In 18 chapters, divided into six parts, he deals with the Vedic ideas, the Upanishads, Buddhism, early Advaita, Advaita of Sankara and the Ultimate Reality. The fundamental philosophical concepts like the nature of God, soul and the world are necessary to the understanding of the Ultimate Reality. Polytheism and sacrificial rites are dealt with in the first chapter and also the concept of immortality examined from the Vedic and the Upanishadic standpoints.

The basic ideas of the Upanishads are presented with sincerity and conviction. The nature of the individual Self, relation between the universe and the Self, doctrine of Karma and rebirth form the crux of the chapter on the Upanishads. -more-

Monday, August 9, 2004

Today marks the 150th anniversary of the publication of "Walden," (Subscription). Henry David Thoreau's account of two years he spent by the shores of a pond near Concord, Mass., trying to confront "only the essential facts of life."
The anniversary seemed a good occasion to put questions to Randy Nelson, a Davidson College professor who specializes in 19th-century American literature, and who has read "Walden" about 40 times and taught it about half that many.

Q. When did you first read "Walden," and what impression did it make?

In high school, 1965. I was underwhelmed, puzzled at the book's relative lack of plot and impatient (as I still am) with English teachers who blather on in abstractions. It wasn't until college (and the influence of two or three great professors) that I understood this to be a life-changing book.
Q. What about Thoreau would surprise those who know only a little about him?

That his name is frequently mispronounced. It's not Thor-ROW. The accent is on the first syllable.

That he was a very humble and funny man who loved children. He made a dollhouse for Emerson's children, and they reportedly once asked him to be their father (because Emerson was so frequently away from home lecturing). That his gravestone bears the single word "Henry."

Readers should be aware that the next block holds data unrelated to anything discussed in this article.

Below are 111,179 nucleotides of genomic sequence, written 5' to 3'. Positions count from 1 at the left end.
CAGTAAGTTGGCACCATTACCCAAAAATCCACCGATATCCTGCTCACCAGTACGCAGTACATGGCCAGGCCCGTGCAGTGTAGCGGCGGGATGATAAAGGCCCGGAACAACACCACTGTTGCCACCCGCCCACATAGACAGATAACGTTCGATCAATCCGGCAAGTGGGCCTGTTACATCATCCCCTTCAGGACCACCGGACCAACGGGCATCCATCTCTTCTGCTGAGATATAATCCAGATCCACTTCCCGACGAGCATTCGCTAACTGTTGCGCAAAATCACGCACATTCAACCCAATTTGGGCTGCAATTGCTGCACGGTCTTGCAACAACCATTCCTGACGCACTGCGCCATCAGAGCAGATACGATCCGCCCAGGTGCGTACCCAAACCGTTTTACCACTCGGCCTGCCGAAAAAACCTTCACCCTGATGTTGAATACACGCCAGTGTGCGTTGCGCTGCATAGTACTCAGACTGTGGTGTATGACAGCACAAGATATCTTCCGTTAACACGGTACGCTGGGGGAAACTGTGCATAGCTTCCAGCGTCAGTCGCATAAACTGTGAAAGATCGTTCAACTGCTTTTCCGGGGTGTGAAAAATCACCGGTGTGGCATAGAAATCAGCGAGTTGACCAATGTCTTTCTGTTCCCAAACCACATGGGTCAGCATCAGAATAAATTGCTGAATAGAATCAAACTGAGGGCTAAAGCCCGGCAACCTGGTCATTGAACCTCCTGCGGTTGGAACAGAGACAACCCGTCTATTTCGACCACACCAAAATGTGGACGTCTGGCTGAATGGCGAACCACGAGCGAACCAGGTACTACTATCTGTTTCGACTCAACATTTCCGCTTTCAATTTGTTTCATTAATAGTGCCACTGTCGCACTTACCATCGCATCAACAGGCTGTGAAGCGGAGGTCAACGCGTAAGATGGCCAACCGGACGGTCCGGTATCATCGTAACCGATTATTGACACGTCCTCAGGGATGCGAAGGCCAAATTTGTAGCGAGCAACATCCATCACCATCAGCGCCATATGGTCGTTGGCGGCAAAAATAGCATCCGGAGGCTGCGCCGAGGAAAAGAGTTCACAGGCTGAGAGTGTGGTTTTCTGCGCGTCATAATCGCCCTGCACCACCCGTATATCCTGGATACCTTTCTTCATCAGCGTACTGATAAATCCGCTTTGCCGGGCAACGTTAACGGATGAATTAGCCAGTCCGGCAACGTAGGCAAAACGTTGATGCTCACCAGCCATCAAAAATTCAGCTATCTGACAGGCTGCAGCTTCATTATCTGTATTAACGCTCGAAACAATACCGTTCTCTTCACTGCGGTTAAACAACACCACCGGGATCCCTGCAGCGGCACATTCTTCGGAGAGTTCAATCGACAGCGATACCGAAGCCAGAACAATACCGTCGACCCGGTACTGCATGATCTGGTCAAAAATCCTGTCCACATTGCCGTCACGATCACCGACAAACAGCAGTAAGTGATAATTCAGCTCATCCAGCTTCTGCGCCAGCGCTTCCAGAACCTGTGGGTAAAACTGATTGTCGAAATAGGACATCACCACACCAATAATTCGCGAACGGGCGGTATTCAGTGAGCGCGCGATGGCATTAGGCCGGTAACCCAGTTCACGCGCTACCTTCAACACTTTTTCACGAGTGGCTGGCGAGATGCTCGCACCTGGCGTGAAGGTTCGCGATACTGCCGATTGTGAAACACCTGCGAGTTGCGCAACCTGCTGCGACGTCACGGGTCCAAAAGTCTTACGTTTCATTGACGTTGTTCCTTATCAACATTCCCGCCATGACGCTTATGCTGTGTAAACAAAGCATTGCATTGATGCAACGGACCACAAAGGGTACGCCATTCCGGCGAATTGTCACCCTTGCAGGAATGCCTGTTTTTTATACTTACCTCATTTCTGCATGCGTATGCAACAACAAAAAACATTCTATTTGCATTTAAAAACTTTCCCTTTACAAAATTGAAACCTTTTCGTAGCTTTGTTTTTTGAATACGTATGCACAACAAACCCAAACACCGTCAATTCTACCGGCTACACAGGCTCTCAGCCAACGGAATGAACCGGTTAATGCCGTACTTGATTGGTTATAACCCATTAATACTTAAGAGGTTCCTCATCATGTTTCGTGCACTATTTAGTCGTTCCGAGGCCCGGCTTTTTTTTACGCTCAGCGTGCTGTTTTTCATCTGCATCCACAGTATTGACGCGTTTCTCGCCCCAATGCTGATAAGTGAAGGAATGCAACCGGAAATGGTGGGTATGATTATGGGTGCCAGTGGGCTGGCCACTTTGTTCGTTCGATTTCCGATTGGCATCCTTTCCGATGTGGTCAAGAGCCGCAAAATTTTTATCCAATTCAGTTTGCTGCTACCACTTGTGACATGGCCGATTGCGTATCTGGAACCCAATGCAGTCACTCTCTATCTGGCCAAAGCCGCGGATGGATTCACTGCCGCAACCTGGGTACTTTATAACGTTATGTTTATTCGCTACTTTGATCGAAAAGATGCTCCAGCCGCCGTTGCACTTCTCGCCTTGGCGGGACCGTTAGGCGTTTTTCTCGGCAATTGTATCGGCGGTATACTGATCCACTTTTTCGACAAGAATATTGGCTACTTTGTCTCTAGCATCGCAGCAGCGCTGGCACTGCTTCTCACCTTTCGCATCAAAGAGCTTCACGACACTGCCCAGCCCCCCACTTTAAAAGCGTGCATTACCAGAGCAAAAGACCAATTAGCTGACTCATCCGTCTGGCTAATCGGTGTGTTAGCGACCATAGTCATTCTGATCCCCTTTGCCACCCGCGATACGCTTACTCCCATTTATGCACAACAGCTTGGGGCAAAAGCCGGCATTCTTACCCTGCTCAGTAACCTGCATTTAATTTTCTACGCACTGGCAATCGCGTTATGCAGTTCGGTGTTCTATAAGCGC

Q. What advice would you give to someone taking up the book for the first time?

Read slowly, taking time to savor individual sentences. -more- Subscription

~ ~ ~

My favourite comic is ...

Stand-up Adam Hills explains why he rates Steve Hughes's show, At War With Satan:
At War With Satan is one of the best put-together hours of comedy you'll see at the Fringe this year. It begins with an introduction to Steve Hughes - his formative years in Australia as a non-sporting, heavy metal drummer, his move to England and his thoughts on British life - all acutely observed and cutting bone-deep.

Steve then delves into gutsier territory - racism, terrorism, homophobia - with an honesty and openness rarely seen among comics. His insights are spot-on, his opinions are intelligent and his jokes are top class.

It is Steve's view on spirituality, however, that really stands out. Far from being preachy, he delves into the ideals of equality and tolerance - "less third world, more third eye" - while admitting he doesn't actually have the bottle to become a Buddhist, because it's too much hard work. -more-

Saturday, August 7, 2004

Art is a spiritual process and not about replicating an image for Tracey

"Personally I think I'm being guided. . . . I do feel a connection to God.

"I start these paintings but I feel they gain a will of their own and I'm on it for the journey and that's why you see the layers of paint.

"It's not a hard and fast plan. It's a journey and not knowing where you're going." -more-

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Castine panel to explore artistic inspiration and spirituality

"We think of ourselves - most of us in the West - as rationalists," he said, "but if we exalt the rational at the expense of the imaginative, then we come out with things that are flat, whether they're creative products or any other thing that we produce. On the other hand, if we exalt the imagination and forget the rational, we'll go crazy.

"The job of the creative person is to weave creative impulses, which I think is where spirituality resides, with the more planned and reasoned expressiveness that can unite these two poles into a finished work."

Adam, a painter, believes that his work reflects the feelings of many people who do not regularly attend church. They find spirituality in nature. The woods, Maine's rocky shore or Arizona's desert are their cathedrals.